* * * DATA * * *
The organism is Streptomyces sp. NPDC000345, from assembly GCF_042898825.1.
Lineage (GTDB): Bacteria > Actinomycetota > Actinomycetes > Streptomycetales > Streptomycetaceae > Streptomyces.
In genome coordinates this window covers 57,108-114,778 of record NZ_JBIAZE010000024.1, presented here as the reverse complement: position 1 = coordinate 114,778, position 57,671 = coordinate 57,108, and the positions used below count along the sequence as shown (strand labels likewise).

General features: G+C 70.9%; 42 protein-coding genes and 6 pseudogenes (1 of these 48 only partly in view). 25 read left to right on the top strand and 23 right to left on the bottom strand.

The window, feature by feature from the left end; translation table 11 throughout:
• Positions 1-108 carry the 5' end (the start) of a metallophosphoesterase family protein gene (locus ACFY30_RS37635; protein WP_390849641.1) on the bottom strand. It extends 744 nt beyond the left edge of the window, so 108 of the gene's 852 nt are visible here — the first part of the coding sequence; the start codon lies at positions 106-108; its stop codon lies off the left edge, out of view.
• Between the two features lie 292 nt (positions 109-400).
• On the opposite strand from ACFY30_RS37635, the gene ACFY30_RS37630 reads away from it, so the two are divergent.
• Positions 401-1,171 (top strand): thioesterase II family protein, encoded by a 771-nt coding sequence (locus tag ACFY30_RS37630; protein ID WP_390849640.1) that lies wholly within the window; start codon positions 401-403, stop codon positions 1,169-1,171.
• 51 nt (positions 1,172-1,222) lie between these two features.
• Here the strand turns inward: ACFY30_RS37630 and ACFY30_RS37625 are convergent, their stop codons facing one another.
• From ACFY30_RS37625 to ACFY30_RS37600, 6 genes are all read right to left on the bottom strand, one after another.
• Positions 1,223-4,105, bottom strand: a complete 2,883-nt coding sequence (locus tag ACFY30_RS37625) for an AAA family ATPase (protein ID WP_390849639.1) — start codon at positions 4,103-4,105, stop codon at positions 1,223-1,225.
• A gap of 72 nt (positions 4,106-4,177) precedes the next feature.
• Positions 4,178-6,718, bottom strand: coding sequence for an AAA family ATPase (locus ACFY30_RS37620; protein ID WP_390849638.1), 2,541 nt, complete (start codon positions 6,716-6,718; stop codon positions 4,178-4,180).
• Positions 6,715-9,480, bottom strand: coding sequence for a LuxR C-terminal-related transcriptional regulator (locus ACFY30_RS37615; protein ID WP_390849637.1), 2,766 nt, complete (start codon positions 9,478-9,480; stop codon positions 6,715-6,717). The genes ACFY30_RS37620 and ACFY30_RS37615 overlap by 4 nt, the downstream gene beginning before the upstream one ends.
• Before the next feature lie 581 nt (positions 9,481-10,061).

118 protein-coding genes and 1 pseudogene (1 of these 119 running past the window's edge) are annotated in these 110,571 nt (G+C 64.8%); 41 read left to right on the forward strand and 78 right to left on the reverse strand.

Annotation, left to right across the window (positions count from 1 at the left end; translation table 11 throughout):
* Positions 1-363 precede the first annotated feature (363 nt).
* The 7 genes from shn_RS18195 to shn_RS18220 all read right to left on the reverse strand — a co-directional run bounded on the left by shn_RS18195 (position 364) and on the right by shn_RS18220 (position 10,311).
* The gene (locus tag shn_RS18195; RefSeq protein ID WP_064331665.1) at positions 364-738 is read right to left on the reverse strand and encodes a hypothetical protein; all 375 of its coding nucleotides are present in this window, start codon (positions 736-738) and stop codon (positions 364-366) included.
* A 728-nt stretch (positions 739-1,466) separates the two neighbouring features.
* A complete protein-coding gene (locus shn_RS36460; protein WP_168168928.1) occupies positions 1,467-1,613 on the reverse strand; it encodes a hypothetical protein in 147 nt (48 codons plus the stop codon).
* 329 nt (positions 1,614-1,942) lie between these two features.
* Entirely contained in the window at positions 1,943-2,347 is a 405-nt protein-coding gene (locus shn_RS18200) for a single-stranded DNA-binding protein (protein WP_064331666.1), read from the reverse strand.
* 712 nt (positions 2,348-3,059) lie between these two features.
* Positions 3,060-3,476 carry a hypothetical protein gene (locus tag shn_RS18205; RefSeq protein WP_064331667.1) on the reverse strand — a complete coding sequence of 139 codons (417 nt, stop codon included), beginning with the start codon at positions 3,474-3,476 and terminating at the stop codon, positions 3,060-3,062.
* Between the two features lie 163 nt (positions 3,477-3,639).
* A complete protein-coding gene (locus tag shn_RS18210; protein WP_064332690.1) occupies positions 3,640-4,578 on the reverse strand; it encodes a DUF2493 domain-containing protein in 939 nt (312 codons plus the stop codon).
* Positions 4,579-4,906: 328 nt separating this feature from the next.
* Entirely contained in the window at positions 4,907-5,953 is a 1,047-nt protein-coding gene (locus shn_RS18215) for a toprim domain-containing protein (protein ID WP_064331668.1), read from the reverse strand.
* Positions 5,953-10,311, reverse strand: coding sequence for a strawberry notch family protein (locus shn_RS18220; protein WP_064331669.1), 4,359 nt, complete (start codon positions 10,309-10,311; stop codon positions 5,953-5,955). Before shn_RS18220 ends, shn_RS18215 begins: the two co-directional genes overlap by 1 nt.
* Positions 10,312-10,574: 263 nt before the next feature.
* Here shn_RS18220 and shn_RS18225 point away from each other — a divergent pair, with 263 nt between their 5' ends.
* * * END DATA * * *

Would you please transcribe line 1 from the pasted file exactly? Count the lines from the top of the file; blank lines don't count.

The organism is Streptomyces sp. NPDC000345, from assembly GCF_042898825.1.